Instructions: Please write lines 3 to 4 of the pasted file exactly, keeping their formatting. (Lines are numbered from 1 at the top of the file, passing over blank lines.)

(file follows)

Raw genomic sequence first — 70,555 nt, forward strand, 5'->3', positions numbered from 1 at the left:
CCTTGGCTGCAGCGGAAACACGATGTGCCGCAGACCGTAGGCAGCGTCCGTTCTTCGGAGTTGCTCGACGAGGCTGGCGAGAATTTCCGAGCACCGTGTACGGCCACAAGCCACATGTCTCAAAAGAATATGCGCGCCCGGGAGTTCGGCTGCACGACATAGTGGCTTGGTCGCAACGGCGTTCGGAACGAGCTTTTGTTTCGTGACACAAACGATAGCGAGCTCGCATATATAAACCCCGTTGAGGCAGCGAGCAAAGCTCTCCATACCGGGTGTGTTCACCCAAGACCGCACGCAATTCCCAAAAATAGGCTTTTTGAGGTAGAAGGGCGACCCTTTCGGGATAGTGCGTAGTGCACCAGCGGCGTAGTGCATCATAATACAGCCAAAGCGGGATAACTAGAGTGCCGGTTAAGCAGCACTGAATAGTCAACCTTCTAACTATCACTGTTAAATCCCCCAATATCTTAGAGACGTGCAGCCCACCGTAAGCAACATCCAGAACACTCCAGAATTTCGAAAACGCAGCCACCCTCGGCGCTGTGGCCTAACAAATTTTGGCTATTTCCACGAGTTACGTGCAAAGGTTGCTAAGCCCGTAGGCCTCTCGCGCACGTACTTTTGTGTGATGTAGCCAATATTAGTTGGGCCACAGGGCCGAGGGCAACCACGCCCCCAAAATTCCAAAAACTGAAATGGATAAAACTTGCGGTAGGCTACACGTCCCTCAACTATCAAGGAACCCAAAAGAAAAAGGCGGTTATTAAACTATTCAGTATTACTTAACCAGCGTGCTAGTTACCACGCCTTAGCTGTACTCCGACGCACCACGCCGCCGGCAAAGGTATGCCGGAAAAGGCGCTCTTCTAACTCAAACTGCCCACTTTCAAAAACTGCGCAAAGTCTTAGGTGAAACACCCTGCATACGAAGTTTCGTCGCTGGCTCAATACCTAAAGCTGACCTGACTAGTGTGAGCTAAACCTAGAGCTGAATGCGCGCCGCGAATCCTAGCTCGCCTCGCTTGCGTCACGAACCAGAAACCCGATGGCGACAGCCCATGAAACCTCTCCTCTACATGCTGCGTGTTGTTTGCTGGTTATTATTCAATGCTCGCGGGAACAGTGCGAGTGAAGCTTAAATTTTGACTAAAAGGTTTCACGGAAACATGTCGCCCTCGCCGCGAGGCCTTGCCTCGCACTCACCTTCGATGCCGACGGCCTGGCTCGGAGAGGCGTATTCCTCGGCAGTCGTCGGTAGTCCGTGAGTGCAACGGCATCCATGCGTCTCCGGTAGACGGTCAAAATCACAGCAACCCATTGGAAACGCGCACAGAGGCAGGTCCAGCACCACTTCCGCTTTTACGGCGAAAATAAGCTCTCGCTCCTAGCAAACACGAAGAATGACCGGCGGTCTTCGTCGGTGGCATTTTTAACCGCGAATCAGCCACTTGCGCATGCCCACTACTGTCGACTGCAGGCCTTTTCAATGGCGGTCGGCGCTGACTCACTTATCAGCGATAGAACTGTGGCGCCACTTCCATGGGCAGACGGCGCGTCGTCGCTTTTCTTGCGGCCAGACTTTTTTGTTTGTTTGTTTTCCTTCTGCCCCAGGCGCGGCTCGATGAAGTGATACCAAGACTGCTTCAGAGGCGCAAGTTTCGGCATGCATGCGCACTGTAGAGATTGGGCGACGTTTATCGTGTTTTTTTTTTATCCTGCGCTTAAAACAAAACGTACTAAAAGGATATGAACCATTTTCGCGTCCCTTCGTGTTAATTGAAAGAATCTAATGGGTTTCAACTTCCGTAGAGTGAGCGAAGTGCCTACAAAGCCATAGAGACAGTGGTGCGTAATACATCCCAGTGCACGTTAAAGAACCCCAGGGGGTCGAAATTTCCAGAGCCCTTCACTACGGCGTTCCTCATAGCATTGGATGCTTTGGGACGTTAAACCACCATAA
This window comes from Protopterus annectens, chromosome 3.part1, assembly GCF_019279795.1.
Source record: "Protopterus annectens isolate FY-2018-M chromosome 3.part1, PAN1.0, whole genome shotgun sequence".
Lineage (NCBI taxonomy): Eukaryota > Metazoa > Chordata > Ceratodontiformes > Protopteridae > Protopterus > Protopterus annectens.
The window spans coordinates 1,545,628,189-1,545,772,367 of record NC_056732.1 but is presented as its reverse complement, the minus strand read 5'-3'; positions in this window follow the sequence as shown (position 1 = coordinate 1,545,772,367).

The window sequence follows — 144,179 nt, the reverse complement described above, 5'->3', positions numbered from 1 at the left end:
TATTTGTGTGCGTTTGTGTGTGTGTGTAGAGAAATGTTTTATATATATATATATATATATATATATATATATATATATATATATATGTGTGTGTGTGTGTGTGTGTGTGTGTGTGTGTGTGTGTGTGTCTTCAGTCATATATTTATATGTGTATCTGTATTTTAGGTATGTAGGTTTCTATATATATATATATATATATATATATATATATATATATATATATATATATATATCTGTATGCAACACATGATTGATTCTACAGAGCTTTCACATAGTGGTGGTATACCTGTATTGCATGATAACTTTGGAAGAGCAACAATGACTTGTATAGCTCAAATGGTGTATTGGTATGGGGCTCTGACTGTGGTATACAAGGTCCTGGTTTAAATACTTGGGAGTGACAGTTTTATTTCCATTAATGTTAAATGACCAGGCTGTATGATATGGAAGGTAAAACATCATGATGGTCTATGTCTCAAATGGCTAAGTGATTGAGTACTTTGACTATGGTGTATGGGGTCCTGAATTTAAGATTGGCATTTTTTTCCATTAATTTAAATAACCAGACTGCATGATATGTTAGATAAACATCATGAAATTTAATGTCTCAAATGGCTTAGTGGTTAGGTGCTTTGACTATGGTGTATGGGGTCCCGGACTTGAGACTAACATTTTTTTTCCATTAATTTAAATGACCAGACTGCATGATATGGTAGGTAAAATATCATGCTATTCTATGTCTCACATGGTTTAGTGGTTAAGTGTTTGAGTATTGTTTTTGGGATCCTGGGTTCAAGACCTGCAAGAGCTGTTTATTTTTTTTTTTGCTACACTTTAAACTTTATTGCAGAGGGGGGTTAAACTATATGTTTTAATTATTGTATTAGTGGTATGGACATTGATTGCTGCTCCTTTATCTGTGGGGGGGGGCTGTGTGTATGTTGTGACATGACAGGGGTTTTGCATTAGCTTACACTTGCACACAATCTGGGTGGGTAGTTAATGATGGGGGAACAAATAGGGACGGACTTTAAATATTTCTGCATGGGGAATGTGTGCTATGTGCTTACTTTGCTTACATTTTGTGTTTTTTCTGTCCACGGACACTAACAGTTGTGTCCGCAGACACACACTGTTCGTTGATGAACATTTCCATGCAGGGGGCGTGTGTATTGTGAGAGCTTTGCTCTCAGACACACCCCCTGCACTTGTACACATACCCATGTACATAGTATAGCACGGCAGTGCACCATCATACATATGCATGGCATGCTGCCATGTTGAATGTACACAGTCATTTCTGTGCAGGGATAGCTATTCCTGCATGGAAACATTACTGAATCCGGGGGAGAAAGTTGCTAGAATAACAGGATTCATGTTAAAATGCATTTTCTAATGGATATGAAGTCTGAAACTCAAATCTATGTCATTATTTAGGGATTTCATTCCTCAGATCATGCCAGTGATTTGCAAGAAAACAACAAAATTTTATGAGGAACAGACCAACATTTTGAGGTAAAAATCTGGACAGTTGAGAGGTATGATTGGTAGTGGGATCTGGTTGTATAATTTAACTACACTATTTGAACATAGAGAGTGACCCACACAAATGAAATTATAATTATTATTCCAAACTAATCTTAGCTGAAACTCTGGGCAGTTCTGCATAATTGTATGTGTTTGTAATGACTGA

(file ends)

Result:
This window comes from Protopterus annectens, chromosome 3.part1, assembly GCF_019279795.1.
Source record: "Protopterus annectens isolate FY-2018-M chromosome 3.part1, PAN1.0, whole genome shotgun sequence".